The 2011 golf season will be hard to beat for two sets of golfers who experienced golf nirvana at Crooked River Ranch Golf Course near Bend, Ore. The course itself will have a hard time topping what took place in 2011 as well.
On two occasions, July 28 and Oct. 28, two golfers each aced a hole while playing in the same group. While the feat of two golfers acing in the same group has been done dozens of times in our record keeping, having it happen twice in a year at the same course is indeed a rarity and it could be a first. It's a feat not easily checked in all our record books. Trumping this feat, of course, would be having more than two golfers making a hole-in-one on the same day on the same course, and probably the most famous of that is when four players aced the sixth hole at Oak Hill in the second round of the 1989 U.S. Open.
But let's not spoil the fun for our Crooked River achievers. On July 28, Jan Markham used an 8-iron to ace the 11th hole, 106 yards from the red tees, her fourth hole-in-one. Her friend and playing partner, Ellie Rice, was happy for her pal but since it was the third time she'd witnessed an ace in a year's time without ever getting one of her own, she wasn't totally overjoyed. And she wasn't likely to see one then, either, since we list odds of 17 million to 1 for two average players acing the same hole in the same group. After another group member, Anita Britton, played her tee shot to the back of the green, however, Rice struck her pitching wedge, watched the ball land short, right of the hole, and then roll in for an ace on top of Markham's ball.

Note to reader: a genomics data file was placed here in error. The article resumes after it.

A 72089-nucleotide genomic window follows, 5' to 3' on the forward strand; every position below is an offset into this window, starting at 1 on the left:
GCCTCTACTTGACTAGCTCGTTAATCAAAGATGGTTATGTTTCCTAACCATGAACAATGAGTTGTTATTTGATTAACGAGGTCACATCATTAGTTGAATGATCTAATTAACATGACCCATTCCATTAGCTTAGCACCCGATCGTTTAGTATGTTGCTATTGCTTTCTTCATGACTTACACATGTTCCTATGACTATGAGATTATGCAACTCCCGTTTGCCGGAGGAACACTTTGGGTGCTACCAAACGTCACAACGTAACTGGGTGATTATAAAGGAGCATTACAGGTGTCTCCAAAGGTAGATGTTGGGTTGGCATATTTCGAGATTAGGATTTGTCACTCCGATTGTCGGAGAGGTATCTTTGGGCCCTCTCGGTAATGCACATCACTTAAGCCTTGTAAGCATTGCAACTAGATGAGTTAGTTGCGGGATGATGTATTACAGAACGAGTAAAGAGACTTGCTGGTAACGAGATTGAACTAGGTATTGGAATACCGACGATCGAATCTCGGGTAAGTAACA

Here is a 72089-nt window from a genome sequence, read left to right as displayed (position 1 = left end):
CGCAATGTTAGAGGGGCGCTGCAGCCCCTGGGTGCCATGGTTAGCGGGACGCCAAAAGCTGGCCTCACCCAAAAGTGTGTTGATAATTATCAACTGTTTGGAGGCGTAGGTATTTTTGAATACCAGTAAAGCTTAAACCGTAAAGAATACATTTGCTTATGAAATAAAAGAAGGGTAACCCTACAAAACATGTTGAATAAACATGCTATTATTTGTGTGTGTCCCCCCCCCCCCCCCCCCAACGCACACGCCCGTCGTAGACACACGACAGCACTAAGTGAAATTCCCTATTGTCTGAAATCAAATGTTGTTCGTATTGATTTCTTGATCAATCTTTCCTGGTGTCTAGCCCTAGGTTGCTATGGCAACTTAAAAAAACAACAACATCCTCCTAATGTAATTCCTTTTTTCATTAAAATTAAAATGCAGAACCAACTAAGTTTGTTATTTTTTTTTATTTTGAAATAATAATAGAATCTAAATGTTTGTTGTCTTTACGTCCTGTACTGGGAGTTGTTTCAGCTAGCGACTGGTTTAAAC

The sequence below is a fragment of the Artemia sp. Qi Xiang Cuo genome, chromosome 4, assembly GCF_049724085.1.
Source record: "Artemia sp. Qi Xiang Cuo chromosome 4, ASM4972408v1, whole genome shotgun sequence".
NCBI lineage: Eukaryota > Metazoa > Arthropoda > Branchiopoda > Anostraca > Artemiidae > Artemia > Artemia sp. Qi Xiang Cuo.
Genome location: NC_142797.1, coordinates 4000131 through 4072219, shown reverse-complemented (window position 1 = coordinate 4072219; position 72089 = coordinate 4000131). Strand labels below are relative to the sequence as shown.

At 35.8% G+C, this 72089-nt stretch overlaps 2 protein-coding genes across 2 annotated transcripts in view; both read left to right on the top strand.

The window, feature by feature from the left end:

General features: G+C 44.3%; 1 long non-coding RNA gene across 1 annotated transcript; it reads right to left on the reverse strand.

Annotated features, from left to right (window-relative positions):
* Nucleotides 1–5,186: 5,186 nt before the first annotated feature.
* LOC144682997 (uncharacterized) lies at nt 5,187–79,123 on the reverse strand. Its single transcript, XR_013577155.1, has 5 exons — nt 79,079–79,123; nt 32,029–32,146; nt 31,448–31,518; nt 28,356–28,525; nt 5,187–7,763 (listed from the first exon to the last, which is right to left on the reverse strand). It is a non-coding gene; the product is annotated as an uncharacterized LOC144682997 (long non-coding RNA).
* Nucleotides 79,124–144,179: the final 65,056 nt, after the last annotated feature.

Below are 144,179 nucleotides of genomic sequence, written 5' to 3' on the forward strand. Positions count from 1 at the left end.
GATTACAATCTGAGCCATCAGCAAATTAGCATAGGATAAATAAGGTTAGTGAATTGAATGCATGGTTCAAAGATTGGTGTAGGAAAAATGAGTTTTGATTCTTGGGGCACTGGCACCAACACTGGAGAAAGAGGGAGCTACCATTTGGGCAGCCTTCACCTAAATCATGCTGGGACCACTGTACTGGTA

While the two women were elated for weeks to come, the course was to have Round 2 of the improbable occur three months later. On Oct. 28, Jack Martin and Len Johnson had holes-in-one in the same group, on the same day, on the seventh hole, a par 3 that was playing 149 yards. The two men were playing an impromptu, late-day, nine-hole round with their wives, Gail Martin and Anita Johnson. As the group approached the seventh, Johnson's premonition skills kicked in and he told Martin that the hole was the only par 3 on the course he hadn't aced. Martin, age 66, was the first to play, however, and hitting into a strong wind, he used a driver. It appeared to the group that the ball rolled in for his first ace, but any celebrating was put on hold. When Johnson, 75, also hit his 5-wood straight at the hole, there was excitement that the two had both aced. Johnson, the more experienced acer with five already, was so confident that he didn't even bother bringing his putter to the green, where they confirmed the ace trick.
Whether the events of three months time are a first or not, the course will be able to brag about this for years. Crooked River Ranch already calls itself "The Gem of Central Oregon," but the double dip into golf craziness has CRR golf professional Pat Huffer jokingly thinking of a campaign built around coming to the course if you're wanting to experience an ace. They can almost guarantee it.